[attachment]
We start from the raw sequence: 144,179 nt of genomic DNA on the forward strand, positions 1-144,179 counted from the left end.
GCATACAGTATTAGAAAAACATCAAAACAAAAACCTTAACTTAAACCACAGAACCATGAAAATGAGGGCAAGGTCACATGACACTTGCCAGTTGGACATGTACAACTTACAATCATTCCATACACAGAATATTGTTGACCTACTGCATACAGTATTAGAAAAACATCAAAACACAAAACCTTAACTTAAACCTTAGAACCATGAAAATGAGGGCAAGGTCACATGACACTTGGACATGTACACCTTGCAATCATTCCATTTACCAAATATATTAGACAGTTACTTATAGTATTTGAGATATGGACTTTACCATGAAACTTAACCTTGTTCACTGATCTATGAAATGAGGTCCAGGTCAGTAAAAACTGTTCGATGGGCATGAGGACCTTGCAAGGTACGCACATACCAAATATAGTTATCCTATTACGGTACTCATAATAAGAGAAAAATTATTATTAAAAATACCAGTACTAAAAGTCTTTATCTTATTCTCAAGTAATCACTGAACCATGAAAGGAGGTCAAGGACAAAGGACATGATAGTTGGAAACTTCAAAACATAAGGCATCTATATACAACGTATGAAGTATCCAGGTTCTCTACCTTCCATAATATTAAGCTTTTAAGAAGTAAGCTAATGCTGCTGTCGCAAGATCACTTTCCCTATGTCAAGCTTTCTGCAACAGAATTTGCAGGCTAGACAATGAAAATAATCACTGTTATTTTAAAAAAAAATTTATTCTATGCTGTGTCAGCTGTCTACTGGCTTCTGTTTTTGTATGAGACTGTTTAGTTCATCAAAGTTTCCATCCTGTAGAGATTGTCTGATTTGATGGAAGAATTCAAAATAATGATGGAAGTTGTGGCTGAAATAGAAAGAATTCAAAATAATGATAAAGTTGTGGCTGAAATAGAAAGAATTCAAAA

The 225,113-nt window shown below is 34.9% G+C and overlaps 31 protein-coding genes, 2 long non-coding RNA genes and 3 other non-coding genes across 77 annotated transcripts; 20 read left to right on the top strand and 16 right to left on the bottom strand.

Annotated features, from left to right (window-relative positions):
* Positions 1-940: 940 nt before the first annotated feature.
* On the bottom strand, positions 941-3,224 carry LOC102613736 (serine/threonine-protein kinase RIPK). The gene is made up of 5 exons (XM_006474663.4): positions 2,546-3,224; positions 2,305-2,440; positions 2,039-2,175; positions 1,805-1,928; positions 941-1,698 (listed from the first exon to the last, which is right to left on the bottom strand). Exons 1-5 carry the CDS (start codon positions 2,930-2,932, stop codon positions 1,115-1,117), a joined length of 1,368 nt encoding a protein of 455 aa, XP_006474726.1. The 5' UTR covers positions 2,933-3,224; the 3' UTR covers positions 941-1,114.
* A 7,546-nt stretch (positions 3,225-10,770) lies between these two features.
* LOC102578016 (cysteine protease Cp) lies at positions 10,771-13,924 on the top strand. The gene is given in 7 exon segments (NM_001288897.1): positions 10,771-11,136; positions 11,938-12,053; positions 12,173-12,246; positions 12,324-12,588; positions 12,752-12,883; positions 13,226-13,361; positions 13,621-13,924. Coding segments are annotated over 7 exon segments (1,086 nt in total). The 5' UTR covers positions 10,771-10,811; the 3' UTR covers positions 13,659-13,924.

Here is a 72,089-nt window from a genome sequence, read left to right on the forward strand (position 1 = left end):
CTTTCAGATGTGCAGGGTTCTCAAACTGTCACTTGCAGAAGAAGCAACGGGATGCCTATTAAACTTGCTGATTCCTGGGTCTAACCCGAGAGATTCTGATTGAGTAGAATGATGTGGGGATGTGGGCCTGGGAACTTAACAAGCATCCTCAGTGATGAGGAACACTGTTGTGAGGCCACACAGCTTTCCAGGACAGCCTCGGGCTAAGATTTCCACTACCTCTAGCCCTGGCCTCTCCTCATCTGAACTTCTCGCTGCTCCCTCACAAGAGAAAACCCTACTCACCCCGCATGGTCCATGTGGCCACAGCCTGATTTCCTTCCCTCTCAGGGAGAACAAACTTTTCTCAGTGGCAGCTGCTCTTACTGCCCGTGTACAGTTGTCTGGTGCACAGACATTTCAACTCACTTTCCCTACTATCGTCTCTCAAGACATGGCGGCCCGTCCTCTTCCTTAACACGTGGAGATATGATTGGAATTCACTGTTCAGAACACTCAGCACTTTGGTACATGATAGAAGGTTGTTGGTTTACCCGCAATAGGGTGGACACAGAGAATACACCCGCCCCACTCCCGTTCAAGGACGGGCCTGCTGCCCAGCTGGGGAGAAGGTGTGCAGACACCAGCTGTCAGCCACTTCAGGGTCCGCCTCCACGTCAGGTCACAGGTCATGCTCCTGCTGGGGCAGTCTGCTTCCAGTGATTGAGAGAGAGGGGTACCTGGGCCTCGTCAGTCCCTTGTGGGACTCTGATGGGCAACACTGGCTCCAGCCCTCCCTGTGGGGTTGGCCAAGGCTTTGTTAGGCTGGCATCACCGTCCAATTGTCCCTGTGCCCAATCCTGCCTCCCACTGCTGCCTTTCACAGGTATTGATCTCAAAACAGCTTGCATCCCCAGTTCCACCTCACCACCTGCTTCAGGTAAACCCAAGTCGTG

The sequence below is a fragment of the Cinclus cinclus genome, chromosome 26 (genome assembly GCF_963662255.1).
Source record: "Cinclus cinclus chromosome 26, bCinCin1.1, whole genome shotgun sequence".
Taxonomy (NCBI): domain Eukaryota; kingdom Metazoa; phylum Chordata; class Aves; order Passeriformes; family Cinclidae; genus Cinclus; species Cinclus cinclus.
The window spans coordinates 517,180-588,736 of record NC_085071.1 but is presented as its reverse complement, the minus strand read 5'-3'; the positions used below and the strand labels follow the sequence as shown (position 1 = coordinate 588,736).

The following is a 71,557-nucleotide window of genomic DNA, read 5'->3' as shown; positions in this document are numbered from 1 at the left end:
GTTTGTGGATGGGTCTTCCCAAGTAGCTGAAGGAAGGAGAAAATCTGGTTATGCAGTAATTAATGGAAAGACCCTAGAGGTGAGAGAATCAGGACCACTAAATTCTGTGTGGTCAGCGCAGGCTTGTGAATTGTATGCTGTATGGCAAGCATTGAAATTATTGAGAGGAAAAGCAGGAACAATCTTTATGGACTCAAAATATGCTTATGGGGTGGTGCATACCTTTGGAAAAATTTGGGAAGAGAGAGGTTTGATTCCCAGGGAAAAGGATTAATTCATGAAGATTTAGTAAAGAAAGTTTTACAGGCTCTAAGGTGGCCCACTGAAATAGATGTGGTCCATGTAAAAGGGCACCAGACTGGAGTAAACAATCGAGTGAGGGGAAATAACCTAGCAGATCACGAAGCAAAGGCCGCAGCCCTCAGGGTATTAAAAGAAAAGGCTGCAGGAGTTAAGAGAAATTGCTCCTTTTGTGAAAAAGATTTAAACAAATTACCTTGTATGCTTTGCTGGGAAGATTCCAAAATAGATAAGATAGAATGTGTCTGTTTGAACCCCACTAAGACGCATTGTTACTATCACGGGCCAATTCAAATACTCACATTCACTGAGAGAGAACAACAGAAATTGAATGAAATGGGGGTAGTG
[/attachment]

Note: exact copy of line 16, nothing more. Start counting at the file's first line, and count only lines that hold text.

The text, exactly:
GTTTGTGGATGGGTCTTCCCAAGTAGCTGAAGGAAGGAGAAAATCTGGTTATGCAGTAATTAATGGAAAGACCCTAGAGGTGAGAGAATCAGGACCACTAAATTCTGTGTGGTCAGCGCAGGCTTGTGAATTGTATGCTGTATGGCAAGCATTGAAATTATTGAGAGGAAAAGCAGGAACAATCTTTATGGACTCAAAATATGCTTATGGGGTGGTGCATACCTTTGGAAAAATTTGGGAAGAGAGAGGTTTGATTCCCAGGGAAAAGGATTAATTCATGAAGATTTAGTAAAGAAAGTTTTACAGGCTCTAAGGTGGCCCACTGAAATAGATGTGGTCCATGTAAAAGGGCACCAGACTGGAGTAAACAATCGAGTGAGGGGAAATAACCTAGCAGATCACGAAGCAAAGGCCGCAGCCCTCAGGGTATTAAAAGAAAAGGCTGCAGGAGTTAAGAGAAATTGCTCCTTTTGTGAAAAAGATTTAAACAAATTACCTTGTATGCTTTGCTGGGAAGATTCCAAAATAGATAAGATAGAATGTGTCTGTTTGAACCCCACTAAGACGCATTGTTACTATCACGGGCCAATTCAAATACTCACATTCACTGAGAGAGAACAACAGAAATTGAATGAAATGGGGGTAGTG